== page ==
The following are excerpts from a conversation recorded at the Central Library with Phil Haslanger:

Awais If you want Muslim Americans to stick around, to contribute to this community in ways that we already are, and you want to improve and grow our community, you can't just expect us to come to you, because we've been ignored for — really, since the beginning, right? The oldest Muslims in this country are black Muslims, and they've been ignored pretty much since the beginning, since 1776. Their voice has been disenfranchised and ignored. There's more and more of it, obviously, as time goes on but it's still not representative. So, if you want — come to us. I would say, come to us. We want to hear from you, and we want to invite you into our homes and to our places of worship, into our community spaces.

Mouna That's something that I also like about Madison, is I think people strive to be better. I think we have a lot of growing to do. There's a lot of learning that needs to happen, but a lot of the encounters that I've had people with people have been mostly positive. I remember I was barista at Starbucks in a past life and I remember somebody pulled up in the window, and it was a person kind of that I expected to maybe say something rude or be rude. And he was just like, "I just want to know that you're welcome here." And while it's still a weird comment, it wasn't a bad comment. You know? ...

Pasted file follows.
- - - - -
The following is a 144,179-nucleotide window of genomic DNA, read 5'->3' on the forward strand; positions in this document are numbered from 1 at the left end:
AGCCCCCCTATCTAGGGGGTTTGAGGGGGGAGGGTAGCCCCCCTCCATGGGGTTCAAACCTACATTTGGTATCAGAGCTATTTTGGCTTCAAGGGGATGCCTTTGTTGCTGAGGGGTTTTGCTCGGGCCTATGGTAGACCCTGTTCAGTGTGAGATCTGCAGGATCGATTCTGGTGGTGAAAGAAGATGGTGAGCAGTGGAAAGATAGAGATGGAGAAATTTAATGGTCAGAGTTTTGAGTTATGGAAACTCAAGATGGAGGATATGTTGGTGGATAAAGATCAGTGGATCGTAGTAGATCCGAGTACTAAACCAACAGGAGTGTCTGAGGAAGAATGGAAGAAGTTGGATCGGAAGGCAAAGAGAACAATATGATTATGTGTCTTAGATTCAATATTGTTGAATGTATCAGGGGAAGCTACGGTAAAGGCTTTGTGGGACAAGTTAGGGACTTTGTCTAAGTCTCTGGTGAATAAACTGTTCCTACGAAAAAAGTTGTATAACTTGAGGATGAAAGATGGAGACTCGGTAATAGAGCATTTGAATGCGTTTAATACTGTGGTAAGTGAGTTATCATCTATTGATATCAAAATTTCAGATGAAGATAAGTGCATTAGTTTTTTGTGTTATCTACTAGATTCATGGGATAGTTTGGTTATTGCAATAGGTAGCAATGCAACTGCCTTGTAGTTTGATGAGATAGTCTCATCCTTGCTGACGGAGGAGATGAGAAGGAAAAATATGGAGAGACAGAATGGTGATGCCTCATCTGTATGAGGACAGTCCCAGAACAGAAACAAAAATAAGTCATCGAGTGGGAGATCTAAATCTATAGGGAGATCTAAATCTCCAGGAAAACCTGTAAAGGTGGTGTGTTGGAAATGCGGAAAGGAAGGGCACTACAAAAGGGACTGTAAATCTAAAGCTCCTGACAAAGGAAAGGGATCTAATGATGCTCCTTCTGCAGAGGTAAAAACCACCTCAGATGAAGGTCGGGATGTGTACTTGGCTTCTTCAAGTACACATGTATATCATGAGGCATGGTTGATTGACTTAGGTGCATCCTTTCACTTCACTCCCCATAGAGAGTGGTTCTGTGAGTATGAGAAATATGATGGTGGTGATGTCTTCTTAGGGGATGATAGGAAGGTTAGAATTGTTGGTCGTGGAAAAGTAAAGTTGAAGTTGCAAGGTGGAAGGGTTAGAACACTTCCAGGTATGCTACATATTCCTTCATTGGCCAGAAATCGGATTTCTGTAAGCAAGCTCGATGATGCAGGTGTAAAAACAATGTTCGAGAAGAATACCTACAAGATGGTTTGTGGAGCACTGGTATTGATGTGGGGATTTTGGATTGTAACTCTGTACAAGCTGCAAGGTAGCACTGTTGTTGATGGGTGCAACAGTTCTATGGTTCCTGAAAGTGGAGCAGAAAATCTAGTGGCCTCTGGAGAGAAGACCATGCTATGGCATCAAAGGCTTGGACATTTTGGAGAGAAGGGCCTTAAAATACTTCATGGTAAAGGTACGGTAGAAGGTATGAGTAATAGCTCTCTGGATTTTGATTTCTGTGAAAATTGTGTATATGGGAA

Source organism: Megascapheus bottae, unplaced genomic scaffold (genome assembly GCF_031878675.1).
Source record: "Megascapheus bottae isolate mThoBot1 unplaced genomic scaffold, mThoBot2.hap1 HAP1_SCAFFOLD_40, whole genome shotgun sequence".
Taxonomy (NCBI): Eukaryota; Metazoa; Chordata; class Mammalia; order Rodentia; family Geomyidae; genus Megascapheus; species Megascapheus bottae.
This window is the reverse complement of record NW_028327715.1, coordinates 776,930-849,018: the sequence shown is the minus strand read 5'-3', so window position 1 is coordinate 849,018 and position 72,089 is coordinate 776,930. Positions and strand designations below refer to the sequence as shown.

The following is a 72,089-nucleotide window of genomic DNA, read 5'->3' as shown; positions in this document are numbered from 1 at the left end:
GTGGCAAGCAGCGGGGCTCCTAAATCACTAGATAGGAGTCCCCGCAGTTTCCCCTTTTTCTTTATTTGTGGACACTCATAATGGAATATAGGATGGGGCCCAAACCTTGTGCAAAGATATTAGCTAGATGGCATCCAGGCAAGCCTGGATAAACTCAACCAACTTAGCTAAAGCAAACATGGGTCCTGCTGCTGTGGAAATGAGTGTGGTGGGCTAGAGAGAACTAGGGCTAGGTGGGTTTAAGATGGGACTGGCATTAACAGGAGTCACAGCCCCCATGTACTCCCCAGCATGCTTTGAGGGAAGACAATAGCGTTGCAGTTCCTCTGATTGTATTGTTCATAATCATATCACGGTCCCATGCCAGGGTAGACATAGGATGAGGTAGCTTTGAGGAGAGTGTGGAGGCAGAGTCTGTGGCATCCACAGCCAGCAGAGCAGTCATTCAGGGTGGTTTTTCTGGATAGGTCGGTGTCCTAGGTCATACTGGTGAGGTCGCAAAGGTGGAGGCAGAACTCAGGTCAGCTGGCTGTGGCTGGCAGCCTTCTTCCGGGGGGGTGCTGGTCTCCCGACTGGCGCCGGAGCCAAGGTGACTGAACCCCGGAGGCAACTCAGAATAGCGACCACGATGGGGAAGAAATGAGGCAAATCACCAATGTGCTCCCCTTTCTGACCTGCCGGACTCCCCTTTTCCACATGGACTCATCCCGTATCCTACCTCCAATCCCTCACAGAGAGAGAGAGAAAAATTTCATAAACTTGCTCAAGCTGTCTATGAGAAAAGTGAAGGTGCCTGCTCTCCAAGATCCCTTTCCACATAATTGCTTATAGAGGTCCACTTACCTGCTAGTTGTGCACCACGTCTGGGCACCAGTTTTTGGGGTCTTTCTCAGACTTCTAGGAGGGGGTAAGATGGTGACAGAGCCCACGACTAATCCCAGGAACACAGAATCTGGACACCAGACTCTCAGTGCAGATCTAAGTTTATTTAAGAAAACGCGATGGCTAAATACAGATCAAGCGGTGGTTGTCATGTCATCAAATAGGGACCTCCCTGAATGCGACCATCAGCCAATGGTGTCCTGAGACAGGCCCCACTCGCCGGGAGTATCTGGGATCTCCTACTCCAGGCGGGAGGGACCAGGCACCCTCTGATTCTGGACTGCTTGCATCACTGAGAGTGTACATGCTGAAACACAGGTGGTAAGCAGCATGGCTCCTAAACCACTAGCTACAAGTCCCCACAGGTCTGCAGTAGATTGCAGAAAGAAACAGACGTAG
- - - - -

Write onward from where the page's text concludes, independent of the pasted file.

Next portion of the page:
When Trump was inaugurated, I had people come up to me like crying, white people, in pity like, "I'm so sorry that this happened, but just know that I'm here to support you." I'm just like, "Please calm down. It's okay, I'll be fine." I like that there are people with good hearts, and who I believe want to learn and grow.

Umar Yeah, I was trying to think back to when I was in middle school. I would have benefited greatly from a counselor, mental health specialist, something like that. Although I wouldn't say I was experiencing trauma, per se, but I was struggling what many people in that life time frame experienced, just like figuring out who the heck I am, especially balancing culture with religion, and identity and my Americanness with my Indian/Pakistani background, and all of that. It's definitely a big challenge.

Maria I’d say on the interfaith side of Madison, I think that there's a lot happening, but I think there's so much more that could happen, especially from the Muslim community being involved, and I think a lot of that's just that we're not very united as a community, right? Even finding Muslims was hard ... I see all the churches having a "Blessed Ramadan" sign and then the "All Are Welcome" thing, and going beyond that, right? I'm sure some of those churches have those partnerships with individuals and groups like, maybe we meet once in a while, but like, a more intentional city-wide thing.

Conversations in the Local Voices Network are happening across Madison. If you would like to participate in a conversation or learn how to host a conversation, please visit lvn.org/madison.